Zumwalt Prairie Soundscape

The Zumwalt Praire stretches over 300,000 acres in Northeastern Oregon. It is composed of native grasses and is home to many plants and animals. The Nature Conservancy has a large preserve there and is working with local ranchers to explore sustainable practices. Preserving these private lands is important for the conservation of native species.

A haunting, tremulous sound came from the sky above. A few white clouds dotted the blue, and that hu-hu-hu kept coming from right overhead, slowly circling, but I could see nothing. I’d just finished pitching my tent on the Nature Conservancy’s Zumwalt Prairie Reserve. I’d come for a writing workshop hosted by Fishtrap in Enterprise Oregon. The winnowing began again, but still no bird visible. It was a Wilson’s Snipe, and I knew it’d be circling, spreading its outer tail feathers. That sound comes from how the wind passes through those feathers while the bird descends a little. They use this call to court the opposite sex and to define a territory. I’d expected birds here this week but not a Wilson’s Snipe. There must be more wet areas than I expected along Camp Creek. No human-made sounds filled this remote landscape. This was the wilds and our home for the week.

The hills roll and twist, mostly are covered with grasses. Some north-facing slopes have conifers growing where the moisture stays longer and the valleys have willows and sometimes Ponderosa pines.

The Zumwalt Prairie is the largest remaining fragment of a native prairie known as the Palouse Grasslands. Now, 99% of the Palouse is gone. But, here, this chunk in Northeastern Oregon still has over 300,000 acres. Native grasses, such as Agropyron spicatumFestuca idahoensis, and Elymus condensatus, cover these hills and sway in the light breeze. This prairie would be our setting for the next week, our laboratory for writing. Each morning, we’d walk some of these rolling hills, looking for wildflowers, birds and studying geology.            

Grassland birds dominated the avifauna. Along Camp Creek, the Nature Conservancy has fenced-off sections to allow regrowth of the riparian habitat. Willows, marsh grasses, and little wetlands border this small creek, and trout spawn in it. The snipe must find sufficient wet areas to stick its long bill down into the muck to find worms. The birds and the night sounds provided the musical background for our workshop and writing endeavors.

Camp Creek has carved a valley through the prairie and along the stream grows willows and other wetland plants.

The following are nineteen sound recordings done during the week. They cover the gamut from coyotes howling at night, to the early morning chorus of birds, to individual bird species, as well as the rasping of crickets.  The first listing is for a playlist with all 20 tracks, and it should play continuously like an album. I’ve then listed each recording separately so you can find a particular species. Of course, if you listen with headsets, the stereo sounds come through better.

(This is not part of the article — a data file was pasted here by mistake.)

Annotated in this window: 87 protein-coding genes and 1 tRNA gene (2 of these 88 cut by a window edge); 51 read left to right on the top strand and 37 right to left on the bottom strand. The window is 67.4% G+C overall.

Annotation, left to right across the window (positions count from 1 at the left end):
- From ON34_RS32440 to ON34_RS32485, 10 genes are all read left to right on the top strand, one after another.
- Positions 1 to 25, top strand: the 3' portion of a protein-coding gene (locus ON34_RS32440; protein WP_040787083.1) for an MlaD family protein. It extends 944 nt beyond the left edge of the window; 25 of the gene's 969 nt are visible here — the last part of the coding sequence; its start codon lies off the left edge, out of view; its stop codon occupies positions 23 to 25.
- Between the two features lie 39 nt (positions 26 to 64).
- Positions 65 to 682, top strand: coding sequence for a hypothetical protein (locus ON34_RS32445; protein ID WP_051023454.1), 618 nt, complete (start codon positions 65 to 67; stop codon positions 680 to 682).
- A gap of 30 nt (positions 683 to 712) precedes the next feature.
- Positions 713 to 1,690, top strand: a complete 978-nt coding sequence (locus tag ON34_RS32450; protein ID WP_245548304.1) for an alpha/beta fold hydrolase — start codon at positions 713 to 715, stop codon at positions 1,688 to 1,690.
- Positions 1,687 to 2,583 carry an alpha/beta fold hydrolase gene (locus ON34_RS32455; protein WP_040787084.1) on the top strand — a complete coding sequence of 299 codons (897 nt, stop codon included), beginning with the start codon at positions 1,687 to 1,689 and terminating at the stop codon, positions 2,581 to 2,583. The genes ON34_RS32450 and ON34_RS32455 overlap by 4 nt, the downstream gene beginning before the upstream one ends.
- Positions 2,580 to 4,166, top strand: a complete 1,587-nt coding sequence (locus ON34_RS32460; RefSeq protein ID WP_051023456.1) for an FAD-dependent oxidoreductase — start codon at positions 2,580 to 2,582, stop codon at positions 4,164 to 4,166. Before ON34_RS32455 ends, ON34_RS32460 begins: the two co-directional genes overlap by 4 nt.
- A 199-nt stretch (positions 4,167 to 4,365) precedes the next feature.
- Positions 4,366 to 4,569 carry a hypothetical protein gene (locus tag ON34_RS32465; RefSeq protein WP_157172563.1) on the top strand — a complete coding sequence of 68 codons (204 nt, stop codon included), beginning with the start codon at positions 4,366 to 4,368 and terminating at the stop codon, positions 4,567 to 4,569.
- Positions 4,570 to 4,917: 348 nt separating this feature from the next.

A few of the bird species that live on the Zumwalt Prairie. Going clockwise from the upper left: Wilson’s Snipe, Western Meadowlark, Barn Swallow, Song Sparrow, Willow Flycatcher, and House Wren.

The following are the individual tracks.

You can listen to them one at a time.

Coyotes Howl During the Night – It begins with one, and then the pack tunes up, too.
Barn and Cliff Swallows nest on the sides of the buildings on the Zumwalt Prairie. They were actively tending those nests, coming and going all the time. Two pairs of House Wrens had taken up residents and the males often sat in the open singing their hearts out. In the background, Western Meadowlarks call. This prairie is an active cattle ranch and you can hear them, too.
The main gate into the compound provides the perfect place to absorb the morning and the fresh air of the prairie. A willow Flycatcher gives its fitz-beu call and a Western Meadowlark sings its melodic tune. Brewer’s Blackbirds scolded that someone had disturbed their peaceful place. Black-billed Magpies call in the background as a small flock moves through the valley.
House Wren
House Wren, Western Meadowlark & Brewer’s Blackbird
Song Sparrow, Willow Flycatcher, and Yellow Warbler
Willow flycatcher with a Yellow Warbler and a Western Meadowlark in the background. Hear all the flies in this recording, too.
Wilson’s Snipe and an American Robin giving its scold note.
Song Sparrow and a Willow Flycatcher early in the day.
Western Meadowlark and Yellow Warbler
Willow Flycatcher, Wilson’s Snipe, Yellow Warbler, and Song Sparrow.
Song Sparrow and Western Meadowlark
Song Sparrow
Willow Flycatcher
Yellow Warbler
Western Meadowlark
Crickets with a Wilson’s Snipe, Willow Flycatcher, and Song Sparrow in accompaniment.
A Coyote opens up and is joined by its pack mates in a nighttime chorus.

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